Wall Street (1987)





Charlie Sheen, Michael Douglas, Daryl Hannah, Martin Sheen, John C. McGinley, Terence Stamp, James Karen, Hal Holbrook, Sean Young, James Spader


Young and ambitious stock trader Bud Fox (Charlie Sheen) is willing to do anything to get to the top, including trading on illegal inside information taken through a ruthless and greedy corporate raider (Michael Douglas) who takes him under his wing.


As I was aware of the positive feedback it received, I was excited to watch it, and I did have high expectations. Last night I finally got to watch it, and it was quite a disappointment. In fact, Wall Street turned out to be a good portrayal of greed. Period. It does not go beyond that.

The story, which is not original, about the young and hungry man at the bottom of the barrel that rises through the ranks is good, but unfortunately it isn't carried out in the right way, and the result is two-hour long film that bores most of the time.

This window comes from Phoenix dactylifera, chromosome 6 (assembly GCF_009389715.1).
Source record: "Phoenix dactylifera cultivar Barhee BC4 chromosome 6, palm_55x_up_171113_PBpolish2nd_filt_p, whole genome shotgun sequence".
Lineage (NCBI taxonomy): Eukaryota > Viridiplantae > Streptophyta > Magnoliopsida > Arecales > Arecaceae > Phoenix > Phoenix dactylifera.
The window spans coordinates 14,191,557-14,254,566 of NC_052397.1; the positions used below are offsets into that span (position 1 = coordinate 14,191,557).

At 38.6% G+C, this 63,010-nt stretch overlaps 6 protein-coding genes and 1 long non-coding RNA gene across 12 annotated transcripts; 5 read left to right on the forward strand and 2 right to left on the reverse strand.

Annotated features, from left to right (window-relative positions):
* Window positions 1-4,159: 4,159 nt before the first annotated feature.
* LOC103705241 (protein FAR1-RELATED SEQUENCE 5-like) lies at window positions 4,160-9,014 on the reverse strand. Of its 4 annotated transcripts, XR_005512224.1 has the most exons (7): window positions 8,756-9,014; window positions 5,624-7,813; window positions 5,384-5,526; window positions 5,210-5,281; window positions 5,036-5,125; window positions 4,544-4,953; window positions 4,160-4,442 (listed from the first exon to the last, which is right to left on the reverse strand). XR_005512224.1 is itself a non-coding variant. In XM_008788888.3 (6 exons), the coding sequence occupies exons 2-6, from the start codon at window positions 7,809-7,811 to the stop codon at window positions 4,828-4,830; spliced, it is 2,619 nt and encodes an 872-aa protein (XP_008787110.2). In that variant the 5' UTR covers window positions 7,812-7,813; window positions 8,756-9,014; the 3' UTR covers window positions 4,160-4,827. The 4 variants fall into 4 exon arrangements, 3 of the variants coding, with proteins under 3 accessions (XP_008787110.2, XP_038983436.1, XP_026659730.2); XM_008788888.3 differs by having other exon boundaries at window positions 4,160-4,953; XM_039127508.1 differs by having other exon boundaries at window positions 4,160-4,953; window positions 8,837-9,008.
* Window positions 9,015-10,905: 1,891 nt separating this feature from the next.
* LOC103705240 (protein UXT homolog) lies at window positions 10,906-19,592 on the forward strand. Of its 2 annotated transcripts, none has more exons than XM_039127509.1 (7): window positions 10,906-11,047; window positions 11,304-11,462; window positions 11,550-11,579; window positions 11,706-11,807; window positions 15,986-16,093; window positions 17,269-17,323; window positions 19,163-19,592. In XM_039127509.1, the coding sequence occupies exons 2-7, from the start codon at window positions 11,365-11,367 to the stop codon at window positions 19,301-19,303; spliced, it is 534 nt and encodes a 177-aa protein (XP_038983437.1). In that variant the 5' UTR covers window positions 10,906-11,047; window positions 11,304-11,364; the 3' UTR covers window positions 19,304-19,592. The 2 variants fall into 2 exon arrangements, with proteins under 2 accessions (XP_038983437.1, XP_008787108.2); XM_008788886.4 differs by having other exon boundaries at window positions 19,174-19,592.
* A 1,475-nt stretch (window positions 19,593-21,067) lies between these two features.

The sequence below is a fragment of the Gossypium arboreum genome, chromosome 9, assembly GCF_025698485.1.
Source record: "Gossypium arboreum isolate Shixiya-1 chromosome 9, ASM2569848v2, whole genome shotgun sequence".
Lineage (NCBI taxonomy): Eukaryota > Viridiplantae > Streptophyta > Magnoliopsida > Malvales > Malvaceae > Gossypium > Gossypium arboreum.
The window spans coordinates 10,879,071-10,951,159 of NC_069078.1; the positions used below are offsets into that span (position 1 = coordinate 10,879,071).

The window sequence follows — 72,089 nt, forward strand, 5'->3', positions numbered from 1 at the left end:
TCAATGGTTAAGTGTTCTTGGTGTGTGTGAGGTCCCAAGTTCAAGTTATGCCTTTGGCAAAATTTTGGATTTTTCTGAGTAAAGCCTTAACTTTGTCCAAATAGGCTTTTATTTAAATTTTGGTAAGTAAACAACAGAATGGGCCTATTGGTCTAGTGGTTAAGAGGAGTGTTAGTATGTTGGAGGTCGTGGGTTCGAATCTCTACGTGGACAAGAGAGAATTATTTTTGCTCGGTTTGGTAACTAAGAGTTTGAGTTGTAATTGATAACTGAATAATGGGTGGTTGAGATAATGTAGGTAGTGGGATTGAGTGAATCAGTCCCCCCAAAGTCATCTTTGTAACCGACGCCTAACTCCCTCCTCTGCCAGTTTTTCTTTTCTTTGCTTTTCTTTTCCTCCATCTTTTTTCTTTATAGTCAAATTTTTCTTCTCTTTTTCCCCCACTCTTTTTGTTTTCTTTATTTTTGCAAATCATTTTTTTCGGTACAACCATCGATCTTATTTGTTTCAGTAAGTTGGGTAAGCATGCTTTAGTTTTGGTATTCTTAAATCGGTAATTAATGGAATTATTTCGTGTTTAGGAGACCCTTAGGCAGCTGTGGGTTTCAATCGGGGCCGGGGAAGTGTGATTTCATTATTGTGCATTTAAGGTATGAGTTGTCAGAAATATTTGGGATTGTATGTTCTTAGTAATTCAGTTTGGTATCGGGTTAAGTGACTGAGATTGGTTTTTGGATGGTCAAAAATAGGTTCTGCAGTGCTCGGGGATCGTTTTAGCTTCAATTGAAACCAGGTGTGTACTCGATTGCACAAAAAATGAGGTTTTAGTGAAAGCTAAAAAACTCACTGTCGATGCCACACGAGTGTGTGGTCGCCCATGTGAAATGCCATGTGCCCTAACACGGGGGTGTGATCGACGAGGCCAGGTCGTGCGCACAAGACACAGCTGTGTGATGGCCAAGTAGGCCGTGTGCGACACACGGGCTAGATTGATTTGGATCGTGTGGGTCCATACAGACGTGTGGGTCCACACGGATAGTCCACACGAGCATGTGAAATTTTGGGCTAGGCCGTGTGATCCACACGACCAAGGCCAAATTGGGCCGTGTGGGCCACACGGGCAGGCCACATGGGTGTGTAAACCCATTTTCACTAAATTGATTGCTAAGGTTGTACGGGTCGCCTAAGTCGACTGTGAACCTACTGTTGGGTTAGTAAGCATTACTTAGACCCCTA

However, the dialogue is brilliant - even though there are too many "Wall Street" words somebody might not understand -, and every single character is pretty remarkable. The musical score by Stewart Copeland is great, and Oliver Stone's direction is also great.

The acting manages to raise up the film a little bit. Michael Douglas's portrayal of ruthless, greedy, Gordon Gekko is spectacular. Charlie Sheen is very good, and along with his real life and fictional father, Martin Sheen, delivers an emotional hospital scene. Daryl Hannah does an average job, but somebody else could have done it way better.


Bud Fox: Sun-tzu: If your enemy is superior, evade him. If angry, irritate him. If equally matched, fight, and if not split and reevaluate.

1 comment :

  1. Sorry you were disappointed. I really love this film. Douglas is so mesmerizing, here, he carries the whole film. The magic of it all for me is how much it encapsulates the era in which it was made, much like The Social Network. Now that we're thirty years past that time it may not pack the same punch on a first time viewing. In any event, it's far better than the decades late and totally unnecessary sequel. That one doubles down on the economic jargon, relegates Douglas to a sideline player, and only had Sheen for a cameo. None of it works.